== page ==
Longest Solar Eclipse of 21st Century to Pass Over India, China
July 21 (Bloomberg) — The longest full solar eclipse this century, lasting 6 minutes and 39 seconds in some areas, will plunge cities, including Shanghai, into darkness as it passes over India and China tomorrow.
Shanghai, China’s wealthiest city, will experience 5 minutes of darkness when the moon blocks out the sun at about 9:39 a.m. local time, according to the U.S. National Aeronautics and Space Administration. A solar eclipse occurs when the moon’s orbit moves between the Earth and the sun so that the sun is fully or partially obstructed.
“It’s certainly a buzz because it’s quite beautiful,” said David Thurley, 62, a retired environmental and waste water engineer who traveled from Albury in southeastern Australia to watch the event in the eastern Chinese city of Hangzhou. “It’s through this demonstration that we know how the solar system works and it’s there for all to see.” Thurley has seen two previous eclipses in Australia and Libya.
Tomorrow’s eclipse is benefiting the tourism industries in China and India that have had fewer visitors because of the global recession and swine flu. The Park Hyatt Hotel on the 91st floor of the Shanghai World Financial Center, China’s tallest building, has fully booked its 2,830 yuan ($414) package for watching the eclipse that includes a night’s stay and champagne breakfast for two.
China posted a 4.8 percent decline in visitor arrivals from a year earlier during the first five months of 2009, according to the China National Tourism Administration. India’s tourist arrivals fell 9.2 percent in the first six months of this year, according to the Ministry of Tourism.
The eclipse will first be visible at about 5:28 a.m. local time on the western coast of India, before the shadow crosses the eastern states of Assam and Arunachal Pradesh, according to the Indian Meteorological Department. It will pass over the cities of Surat, Indore, Bhopal, Varanasi and Patna, according to NASA.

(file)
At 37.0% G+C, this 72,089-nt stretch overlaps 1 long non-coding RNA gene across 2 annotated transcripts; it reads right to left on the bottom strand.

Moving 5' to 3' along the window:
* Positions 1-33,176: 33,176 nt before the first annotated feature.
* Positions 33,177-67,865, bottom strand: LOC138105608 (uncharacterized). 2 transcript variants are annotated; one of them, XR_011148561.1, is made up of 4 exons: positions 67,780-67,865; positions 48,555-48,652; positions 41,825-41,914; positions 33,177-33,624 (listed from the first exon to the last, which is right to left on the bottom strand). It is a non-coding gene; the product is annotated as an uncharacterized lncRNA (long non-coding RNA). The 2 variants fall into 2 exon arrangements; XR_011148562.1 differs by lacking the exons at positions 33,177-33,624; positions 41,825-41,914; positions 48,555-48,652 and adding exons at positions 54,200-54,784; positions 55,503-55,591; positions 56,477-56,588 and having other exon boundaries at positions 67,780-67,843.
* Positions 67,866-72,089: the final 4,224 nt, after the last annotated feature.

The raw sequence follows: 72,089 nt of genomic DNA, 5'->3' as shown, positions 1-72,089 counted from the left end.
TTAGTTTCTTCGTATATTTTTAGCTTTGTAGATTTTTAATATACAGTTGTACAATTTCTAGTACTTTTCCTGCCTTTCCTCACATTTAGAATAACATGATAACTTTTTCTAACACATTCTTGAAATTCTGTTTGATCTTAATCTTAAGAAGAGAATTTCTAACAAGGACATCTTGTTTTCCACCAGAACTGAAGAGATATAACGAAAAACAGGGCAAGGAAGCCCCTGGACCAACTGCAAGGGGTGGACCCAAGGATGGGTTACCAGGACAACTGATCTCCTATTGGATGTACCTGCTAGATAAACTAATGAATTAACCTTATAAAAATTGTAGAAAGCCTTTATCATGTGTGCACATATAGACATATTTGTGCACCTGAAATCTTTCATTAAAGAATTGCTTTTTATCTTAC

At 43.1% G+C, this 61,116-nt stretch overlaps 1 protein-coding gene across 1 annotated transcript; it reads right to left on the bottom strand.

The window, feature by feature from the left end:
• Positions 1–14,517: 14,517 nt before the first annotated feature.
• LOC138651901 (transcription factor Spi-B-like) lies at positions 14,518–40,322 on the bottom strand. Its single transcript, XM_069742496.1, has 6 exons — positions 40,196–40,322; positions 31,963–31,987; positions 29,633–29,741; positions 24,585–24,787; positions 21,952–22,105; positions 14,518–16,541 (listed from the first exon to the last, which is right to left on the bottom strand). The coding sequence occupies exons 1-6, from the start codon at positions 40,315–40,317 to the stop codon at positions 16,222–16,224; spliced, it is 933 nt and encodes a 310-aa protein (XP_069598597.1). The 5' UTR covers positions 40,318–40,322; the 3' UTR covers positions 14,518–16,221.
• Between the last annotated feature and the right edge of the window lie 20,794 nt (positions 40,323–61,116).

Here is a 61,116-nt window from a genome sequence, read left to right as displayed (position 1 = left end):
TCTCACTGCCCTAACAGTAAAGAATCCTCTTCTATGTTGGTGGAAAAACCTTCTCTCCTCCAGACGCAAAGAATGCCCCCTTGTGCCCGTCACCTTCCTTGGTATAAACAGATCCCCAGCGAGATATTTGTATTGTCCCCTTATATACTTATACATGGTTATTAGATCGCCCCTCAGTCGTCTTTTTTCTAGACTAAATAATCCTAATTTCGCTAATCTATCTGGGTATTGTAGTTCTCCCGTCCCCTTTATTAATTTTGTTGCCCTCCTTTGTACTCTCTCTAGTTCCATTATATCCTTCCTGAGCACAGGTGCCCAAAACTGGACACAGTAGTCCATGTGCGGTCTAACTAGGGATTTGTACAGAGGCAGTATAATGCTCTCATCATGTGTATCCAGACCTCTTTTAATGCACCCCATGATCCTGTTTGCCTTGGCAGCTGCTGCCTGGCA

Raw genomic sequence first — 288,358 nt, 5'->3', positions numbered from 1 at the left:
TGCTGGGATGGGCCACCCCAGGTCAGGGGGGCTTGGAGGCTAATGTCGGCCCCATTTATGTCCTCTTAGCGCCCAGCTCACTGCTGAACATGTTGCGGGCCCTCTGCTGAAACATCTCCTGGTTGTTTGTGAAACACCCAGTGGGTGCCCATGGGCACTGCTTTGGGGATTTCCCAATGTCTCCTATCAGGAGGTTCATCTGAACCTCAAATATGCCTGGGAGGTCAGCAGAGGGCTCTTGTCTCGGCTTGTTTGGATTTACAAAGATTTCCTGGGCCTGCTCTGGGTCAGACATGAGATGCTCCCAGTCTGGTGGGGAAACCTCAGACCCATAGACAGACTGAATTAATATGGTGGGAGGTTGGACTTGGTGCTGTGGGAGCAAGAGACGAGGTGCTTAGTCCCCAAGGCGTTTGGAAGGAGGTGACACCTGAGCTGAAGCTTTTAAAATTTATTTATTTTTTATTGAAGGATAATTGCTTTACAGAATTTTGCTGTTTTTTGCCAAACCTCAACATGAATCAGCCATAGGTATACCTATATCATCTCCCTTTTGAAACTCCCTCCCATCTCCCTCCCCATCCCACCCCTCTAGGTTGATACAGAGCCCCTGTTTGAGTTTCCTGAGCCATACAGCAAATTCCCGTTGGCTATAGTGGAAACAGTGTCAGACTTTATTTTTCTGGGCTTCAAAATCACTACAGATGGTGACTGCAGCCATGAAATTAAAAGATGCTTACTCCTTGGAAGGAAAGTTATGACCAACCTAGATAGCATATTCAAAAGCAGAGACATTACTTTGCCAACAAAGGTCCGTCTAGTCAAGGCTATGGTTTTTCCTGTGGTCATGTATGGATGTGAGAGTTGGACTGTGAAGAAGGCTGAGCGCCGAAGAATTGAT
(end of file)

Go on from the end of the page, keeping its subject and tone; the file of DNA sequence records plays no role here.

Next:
Residents of Mumbai won’t get a view of a full eclipse as the path will move just north of the city, according to the U.S. space agency. A full eclipse will also be visible in parts of Nepal, Bhutan, Bangladesh and Myanmar before crossing into China, according to NASA.
During an eclipse, Hindus offer prayers by visiting temples and turn containers of food and water upside down. Food left uncovered during the event is thrown out or given to beggars. Some Hindus don’t eat or drink during the eclipse and bar pregnant women from stepping outdoors, sewing or using knives. Many immerse themselves in water for cleansing.
“There is no scientific basis for the Indian belief that an eclipse is inauspicious,” said Harish Bhatt, dean of the Faculty of Academic Sciences of the Bangalore-based Institute of Astrophysics. “It is just the moon’s shadow on the Earth.”
Such an event enables scientists to study the temperature of the sun’s gases and chemicals, Bhatt said.
In China, the cities of Chengdu, Chongqing, Wuhan, Hefei, Hangzhou, Suzhou and Shanghai will experience a full eclipse, according to NASA.
The ancient Chinese text, Records of the Grand Historian, written more than 2,000 years ago, describes eclipses as indicators of change. China’s State Council, the nation’s cabinet, issued a statement on July 18 calling on local governments to ensure social stability during the eclipse and to prevent the spread of superstition.
The Park Hyatt Hotel in Shanghai has booked rooms for guests coming to view the event, as well as business travelers who have extended stays or are arriving early for the eclipse, said Lillian Zhang, the hotel’s public relations manager.
Eclipses are “stunning and genuinely beautiful,” said Don Rankin, 47, who traveled from London to view the eclipse from Hangzhou with his 14-year-old son. “Whenever you see one, you just wonder when the next one is going to be.” Rankin began planning his trip to China nine months ago. It’ll be the fourth eclipse he’s witnessed.
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